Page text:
Three boys arrested in school vandalism
The preteens are accused of two acts of arson and vandalism at Clearwater's Belleair Elementary, causing up to $2,000 in damage.

By CHRIS TISCH, Times Staff Writer
St. Petersburg Times
published April 19, 2003

CLEARWATER -- Three elementary school students have been charged in connection with two arsons and vandalisms at Belleair Elementary School.

Clearwater police arrested the boys last week on burglary and arson charges. The youngest of the boys is a 9-year-old third-grader. The oldest is a 12-year-old sixth-grader. Two of the boys are brothers; the other, a cousin.

Police said the boys broke into the school late last month and again on April 5.

They tore up games and equipment, broke exit lights, tore a water fountain from a wall, spread feces around and tried to light several fires. None of the fires caused much damage, but they certainly could have, said Detective John Diebel, who arrested the boys.

"The first time it could have gotten out of hand if they had lit the right things on fire," Diebel said.

The boys are not being identified because of their ages. Two attended the school, while the third went to Largo Middle.

The boys were suspended for 10 days and have been transferred to other schools, said Marcia Gibbs, principal at Belleair Elementary. At least one of the boys, and possibly two, will be held for 21 days at the Juvenile Detention Center. One has been released to his parents, Diebel said.

Gibbs said the total damage to the school was between $1,500 and $2,000. She said the 450 students at the school, 1156 Lakeview Road, were shielded from the incidents.

"We're all very upset about it," Gibbs said. "We're here to help children and it's very disconcerting. It's an invasion of our school and our privacy."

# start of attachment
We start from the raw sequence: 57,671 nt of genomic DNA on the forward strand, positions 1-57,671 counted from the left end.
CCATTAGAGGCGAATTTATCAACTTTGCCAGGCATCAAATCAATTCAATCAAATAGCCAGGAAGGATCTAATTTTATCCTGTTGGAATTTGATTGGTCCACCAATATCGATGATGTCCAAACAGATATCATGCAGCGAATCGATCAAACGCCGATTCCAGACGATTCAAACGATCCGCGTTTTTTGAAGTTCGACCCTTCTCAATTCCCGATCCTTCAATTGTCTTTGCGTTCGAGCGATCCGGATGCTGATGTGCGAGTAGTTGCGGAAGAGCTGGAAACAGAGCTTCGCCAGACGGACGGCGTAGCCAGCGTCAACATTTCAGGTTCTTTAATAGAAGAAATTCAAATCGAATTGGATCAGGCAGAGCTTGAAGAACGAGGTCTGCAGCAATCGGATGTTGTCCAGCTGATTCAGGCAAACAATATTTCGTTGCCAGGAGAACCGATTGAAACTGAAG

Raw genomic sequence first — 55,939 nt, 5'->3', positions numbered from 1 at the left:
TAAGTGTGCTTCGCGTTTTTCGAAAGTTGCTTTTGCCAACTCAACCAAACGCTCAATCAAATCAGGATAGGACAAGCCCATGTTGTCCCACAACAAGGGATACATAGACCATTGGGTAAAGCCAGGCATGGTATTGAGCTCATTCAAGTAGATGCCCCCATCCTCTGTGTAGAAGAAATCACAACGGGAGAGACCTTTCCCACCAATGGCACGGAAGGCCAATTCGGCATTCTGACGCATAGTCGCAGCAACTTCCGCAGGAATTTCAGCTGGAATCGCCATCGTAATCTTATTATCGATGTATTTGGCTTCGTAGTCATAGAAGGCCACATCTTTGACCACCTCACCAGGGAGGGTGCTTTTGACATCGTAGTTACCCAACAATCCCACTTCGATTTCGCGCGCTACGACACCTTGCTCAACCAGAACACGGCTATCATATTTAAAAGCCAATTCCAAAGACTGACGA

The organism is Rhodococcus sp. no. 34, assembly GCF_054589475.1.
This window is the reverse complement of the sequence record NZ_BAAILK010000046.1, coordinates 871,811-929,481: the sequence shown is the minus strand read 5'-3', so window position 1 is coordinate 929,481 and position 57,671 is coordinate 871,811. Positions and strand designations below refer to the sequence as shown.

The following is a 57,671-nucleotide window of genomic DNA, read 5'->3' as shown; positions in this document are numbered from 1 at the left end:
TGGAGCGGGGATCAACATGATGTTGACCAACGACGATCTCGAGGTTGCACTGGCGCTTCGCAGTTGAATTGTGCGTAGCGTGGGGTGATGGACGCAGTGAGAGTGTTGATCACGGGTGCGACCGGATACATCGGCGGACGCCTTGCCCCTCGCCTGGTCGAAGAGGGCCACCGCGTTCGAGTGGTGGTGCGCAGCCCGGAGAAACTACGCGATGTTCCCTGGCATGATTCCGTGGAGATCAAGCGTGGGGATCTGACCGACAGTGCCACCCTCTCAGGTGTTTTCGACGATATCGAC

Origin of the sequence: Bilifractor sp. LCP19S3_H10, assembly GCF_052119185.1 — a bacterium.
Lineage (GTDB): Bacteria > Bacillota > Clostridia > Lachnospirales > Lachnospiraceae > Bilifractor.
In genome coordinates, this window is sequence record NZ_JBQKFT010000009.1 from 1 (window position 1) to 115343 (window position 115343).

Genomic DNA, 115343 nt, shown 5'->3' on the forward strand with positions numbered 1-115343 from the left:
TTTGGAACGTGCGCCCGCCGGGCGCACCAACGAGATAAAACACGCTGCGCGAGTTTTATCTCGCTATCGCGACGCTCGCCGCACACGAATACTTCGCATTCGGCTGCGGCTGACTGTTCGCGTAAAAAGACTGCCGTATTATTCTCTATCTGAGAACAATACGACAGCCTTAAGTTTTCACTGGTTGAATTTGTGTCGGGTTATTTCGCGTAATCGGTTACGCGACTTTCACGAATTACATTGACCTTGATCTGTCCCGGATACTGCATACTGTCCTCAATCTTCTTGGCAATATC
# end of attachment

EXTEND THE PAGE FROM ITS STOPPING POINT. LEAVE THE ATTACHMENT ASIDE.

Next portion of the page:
Police said the boys first broke into the school sometime over the weekend of March 21-24. The boys made their way into a covered area between the school buildings and a storage shed used for physical education classes.

The two younger boys tore paper off an easel and started fires in the storage room, which is filled with balls, mats and other plastic materials that easily could have caught fire. The oldest boy stopped them from lighting more fires, Diebel said.

"In a little room like that, it could have gotten out of hand," the detective said.

School officials found the damage the next school day and reported it to police. Two weekends later, a Clearwater police officer patrolling the area saw the boys inside. By the time the officer got near them, the boys had bolted on their bicycles. But the officer saw them closely enough to jot down good descriptions.

Police brought those descriptions to school officials the next school day. Gibbs said she recognized the descriptions and led police to the boys. They denied being involved, but the younger one said he had witnessed the crime. He said the vandals went to another school but gave descriptions that exactly matched himself and his brother.

"I'm thinking, 'This little kid is lying and he's involved,' " Diebel said. "He just knew too much."

The boy later admitted to Gibbs that he and the others were responsible, Gibbs said.

"I just think they didn't have a lot to do," Gibbs said. "I would never have guessed it was someone in our school that did it. Most of our children would never do anything like that. They have a lot of pride in their school."

Officials said the two brothers recently moved to the area from out of state. They had only been going to the school for a short time but had wracked up some disciplinary referrals, Gibbs said.

"We were very pleased that we were able to find out who it was," Gibbs said. "That needs to stop and they need help. Hopefully, they'll be able to rehabilitate themselves. They're both nice young men. They've made some poor choices in the past here at the school."

Diebel said police could never understand a motive. The younger boys do not have previous criminal records. The oldest boy has a couple of minor crimes in his history.

While the oldest one shed some tears and was remorseful when talking to investigators, the younger two were laughing and joking about it as they were being transported to the detention center, Diebel said.